In health policy, bad ideas never go away. Case in point is the proposal in California to require that health plans spend at least 85% of premium revenue on provider payments. Specifically, as part of his $12 billion Stay Healthy California package of reforms, Governor Arnold Schwarzenegger proposes to set a new minimum medical loss ratio for health plans.

In a nutshell, a health insurer’s medical loss ratio (MLR) is an accounting construct and relative differences from one health plan to another has absolutely nothing to do with affordability of premiums, access to care, quality of care, patient satisfaction, adequacy of provider networks, or virtually anything else of interest to policy makers.

Further, it is based on a staggering array of faulty assumptions about health care delivery, insurance markets, and the uninsured, and ignorance of the difference between price and value. And artificial medical loss ratio standards result in many unintended consequences, including less competition, fewer consumer options, pushing more people into taxpayer-financed Medicaid and SCHIP, and restricting resources needed to improve quality and reduce medical errors.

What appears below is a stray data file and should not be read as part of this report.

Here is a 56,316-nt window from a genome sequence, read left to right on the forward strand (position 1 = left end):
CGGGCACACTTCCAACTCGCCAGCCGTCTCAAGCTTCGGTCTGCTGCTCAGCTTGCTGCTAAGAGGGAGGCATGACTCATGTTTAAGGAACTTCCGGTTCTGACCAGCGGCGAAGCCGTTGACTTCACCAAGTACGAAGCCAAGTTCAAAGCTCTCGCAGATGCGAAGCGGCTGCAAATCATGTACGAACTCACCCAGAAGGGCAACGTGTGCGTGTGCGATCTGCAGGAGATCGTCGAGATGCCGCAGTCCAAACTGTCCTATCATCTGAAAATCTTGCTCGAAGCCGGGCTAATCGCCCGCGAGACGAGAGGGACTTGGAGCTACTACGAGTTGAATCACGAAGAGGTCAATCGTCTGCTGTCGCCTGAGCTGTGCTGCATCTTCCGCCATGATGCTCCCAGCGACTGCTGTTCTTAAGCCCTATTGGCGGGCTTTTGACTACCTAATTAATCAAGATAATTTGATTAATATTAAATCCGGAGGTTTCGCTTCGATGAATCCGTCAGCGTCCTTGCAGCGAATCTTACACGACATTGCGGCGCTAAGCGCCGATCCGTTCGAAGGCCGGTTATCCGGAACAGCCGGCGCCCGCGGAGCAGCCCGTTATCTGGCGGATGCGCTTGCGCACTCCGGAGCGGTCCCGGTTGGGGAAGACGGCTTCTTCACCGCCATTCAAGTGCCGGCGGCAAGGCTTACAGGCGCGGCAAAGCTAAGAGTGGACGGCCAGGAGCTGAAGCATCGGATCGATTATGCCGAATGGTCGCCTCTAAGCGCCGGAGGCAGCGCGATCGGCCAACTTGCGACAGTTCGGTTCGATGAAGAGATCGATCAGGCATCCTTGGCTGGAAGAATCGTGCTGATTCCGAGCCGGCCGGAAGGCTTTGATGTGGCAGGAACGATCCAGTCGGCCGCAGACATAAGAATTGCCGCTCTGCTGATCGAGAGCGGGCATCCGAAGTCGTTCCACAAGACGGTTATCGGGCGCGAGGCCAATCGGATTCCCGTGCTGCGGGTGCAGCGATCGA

Jamie Robinson, Ph.D., professor of economics and chair of the health policy program at the University of California, Berkeley, put it best in a definitive article in Health Affairs:

The medical loss ratio is an accounting monstrosity that enthralls the unsophisticated observer and distorts the policy discourse.

Juxtaposition of low medical loss ratio with forprofit status has fed the flames of HMO bashing but is completely without substance.

Thanks to the hard work of Secretary Kim Belshe and her excellent team, Governor Schwarzenegger’s health reform initiative has many components worthy of serious consideration. However, further regulation of medical loss ratios – a long discredited idea that will only hinder the Governor’s coverage objectives – is not one of them.